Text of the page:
New Images Show Ceres is a Colorful Alien World
Normally when we see pictures from space, they are in black and white, causing many to think that any world that isn't a planet must have dusty and colorless landscapes in the otherwise brilliant heavens. Now, however, new images from NASA's Dawn spacecraft challenge that notion, showing us that the massive asteroid known as Ceres is far more colorful than initial black-and-white images suggest.
A stunning 600 miles in diameter, Ceres is a round little world, almost like an incredibly small planet as it floats alone in space. Astronomers have long concluded that Ceres and another massive body in the Asteroid Belt, known as Vesta, are likely terrestrial planets that were never given a chance to fully develop, as their growth was disrupted by the immense gravity of nearby gas giant Jupiter. Consequentially, they have remained far smaller than even the Earth's Moon. But, as they are free-floating and formed entirely of their own volition, they have been classified as dwarves, or "protoplanets."
That's the same classification that the demoted planet Pluto now falls under, and why experts so desperately wanted to see Ceres for themselves. They remain confident that the massive asteroid could serve as a snapshot of planet formation - its mysterious processes frozen in time. (Scroll to read on...)
"This dwarf planet was not just an inert rock throughout its history," Chris Russell, principal investigator for NASA's Dawn mission, explained in a recent statement. "It was active, with processes that resulted in different materials in different regions. We are beginning to capture that diversity in our color images."
The Ceres spacecraft, carried by a unique ion propulsion system for tremendously long-distanced missions, made history last March after it finally slipped into orbit around Ceres following a journey of 3.1 billion miles. It had taken 7.5 years for the probe to get there, but it had in-fact taken a detour to image Vesta on the way.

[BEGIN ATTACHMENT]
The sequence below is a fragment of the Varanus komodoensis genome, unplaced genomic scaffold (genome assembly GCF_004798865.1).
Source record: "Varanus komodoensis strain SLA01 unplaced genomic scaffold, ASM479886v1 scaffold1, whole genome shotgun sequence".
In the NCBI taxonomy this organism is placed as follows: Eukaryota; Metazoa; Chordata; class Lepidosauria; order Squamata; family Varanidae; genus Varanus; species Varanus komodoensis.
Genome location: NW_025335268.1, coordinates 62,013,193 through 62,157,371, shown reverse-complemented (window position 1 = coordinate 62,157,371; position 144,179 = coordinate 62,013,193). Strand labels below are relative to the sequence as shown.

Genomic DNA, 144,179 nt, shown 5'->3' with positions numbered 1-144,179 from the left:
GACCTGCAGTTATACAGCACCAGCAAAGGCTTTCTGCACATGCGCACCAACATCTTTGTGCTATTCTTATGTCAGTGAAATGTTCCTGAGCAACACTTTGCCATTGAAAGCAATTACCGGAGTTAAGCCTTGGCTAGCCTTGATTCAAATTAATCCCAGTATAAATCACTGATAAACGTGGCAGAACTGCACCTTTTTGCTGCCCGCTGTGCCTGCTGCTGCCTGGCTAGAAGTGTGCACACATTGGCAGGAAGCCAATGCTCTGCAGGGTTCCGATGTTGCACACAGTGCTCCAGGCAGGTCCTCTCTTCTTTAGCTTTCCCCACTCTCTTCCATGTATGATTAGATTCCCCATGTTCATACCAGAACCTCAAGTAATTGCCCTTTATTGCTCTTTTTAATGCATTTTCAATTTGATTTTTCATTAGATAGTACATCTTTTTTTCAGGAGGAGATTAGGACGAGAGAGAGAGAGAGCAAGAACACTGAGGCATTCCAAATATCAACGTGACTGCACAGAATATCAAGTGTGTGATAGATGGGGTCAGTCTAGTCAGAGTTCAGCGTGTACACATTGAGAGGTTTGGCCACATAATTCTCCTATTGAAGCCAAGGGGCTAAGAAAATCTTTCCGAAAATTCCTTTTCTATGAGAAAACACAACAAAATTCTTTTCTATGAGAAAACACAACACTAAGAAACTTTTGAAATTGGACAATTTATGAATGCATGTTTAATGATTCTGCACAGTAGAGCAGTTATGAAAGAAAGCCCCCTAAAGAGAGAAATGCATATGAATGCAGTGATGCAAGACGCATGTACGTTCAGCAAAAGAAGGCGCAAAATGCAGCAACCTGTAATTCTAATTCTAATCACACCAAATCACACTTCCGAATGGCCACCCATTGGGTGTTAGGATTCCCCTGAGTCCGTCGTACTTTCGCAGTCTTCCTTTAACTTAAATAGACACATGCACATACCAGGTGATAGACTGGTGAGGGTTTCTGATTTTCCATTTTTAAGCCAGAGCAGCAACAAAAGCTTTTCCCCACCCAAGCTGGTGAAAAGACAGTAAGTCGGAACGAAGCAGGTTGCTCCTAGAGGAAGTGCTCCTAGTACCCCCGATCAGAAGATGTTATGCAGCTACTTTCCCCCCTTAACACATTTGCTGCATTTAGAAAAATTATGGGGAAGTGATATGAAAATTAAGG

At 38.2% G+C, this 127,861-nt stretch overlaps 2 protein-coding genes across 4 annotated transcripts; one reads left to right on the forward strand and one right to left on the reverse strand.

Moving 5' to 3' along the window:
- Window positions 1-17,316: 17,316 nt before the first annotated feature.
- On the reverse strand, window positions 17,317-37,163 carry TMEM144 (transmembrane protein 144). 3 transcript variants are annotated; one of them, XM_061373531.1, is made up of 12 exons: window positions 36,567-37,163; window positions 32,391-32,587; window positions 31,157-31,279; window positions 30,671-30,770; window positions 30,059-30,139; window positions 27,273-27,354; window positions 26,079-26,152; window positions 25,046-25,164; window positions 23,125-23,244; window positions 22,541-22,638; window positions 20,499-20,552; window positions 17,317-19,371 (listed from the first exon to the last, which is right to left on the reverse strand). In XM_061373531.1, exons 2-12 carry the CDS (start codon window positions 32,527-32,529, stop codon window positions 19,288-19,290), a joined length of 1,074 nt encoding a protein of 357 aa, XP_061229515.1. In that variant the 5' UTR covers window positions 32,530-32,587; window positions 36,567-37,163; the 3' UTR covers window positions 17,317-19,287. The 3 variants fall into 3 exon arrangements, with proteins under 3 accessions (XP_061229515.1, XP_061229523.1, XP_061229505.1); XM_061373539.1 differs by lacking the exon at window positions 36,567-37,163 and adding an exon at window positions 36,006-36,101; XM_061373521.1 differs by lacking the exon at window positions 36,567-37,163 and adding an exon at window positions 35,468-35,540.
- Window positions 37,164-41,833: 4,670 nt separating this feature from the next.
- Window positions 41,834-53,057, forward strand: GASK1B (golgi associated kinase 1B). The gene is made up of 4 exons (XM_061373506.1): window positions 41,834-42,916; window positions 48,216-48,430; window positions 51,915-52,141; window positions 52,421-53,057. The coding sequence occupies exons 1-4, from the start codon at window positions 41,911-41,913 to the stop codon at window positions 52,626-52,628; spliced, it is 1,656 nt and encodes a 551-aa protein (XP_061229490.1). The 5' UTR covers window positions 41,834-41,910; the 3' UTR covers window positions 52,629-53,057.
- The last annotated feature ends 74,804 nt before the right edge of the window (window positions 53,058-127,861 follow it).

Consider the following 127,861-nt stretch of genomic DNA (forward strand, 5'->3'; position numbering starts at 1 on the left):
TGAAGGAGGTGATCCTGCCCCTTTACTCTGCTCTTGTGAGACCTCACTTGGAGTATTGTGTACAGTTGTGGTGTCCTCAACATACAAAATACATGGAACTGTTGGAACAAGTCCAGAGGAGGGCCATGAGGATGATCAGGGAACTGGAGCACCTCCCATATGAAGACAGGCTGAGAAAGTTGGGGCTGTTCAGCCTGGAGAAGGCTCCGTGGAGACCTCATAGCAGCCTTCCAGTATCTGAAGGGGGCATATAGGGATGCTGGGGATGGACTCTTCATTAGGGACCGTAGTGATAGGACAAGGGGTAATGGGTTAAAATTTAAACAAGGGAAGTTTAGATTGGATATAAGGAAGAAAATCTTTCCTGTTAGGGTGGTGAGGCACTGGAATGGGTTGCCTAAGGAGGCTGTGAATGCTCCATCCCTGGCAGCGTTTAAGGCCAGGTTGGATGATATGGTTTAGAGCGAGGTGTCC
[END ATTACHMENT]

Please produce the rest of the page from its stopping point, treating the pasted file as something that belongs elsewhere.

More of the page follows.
And while images from Vesta revealed a dry and relatively uniform surface, experts had been far more excited about Ceres, which is believed to be about 25 percent ice by mass. (Scroll to read on...)
And so far, it seems that Ceres will not disappoint. Initial in-orbit data collected by Dawn's visible and infrared mapping spectrometer (VIR) have revealed a world highlighted in blues, yellows, and grays - as would be seen by the naked human eye. (Scroll to read on...)
It should be noted that while Ceres could be particularly colorful, no alien world is purely gray. The Moon, for instance, is actually a beautiful combination of whites, blacks, browns, and rusty reds, as depicted here.
The Dawn pictures from Ceres have also shown fewer large craters than expected, with the protoplanet's two infamous bright spots still shrouded in mystery.
"The bright spots continue to fascinate the science team, but we will have to wait until we get closer and are able to resolve them before we can determine their source," Russell said.
The Dawn spacecraft will continue studying Ceres through June 2016, drawing closer to the dwarf planet's surface with each orbital sweep until it finally has to take action to break from Ceres' gravitational pull.
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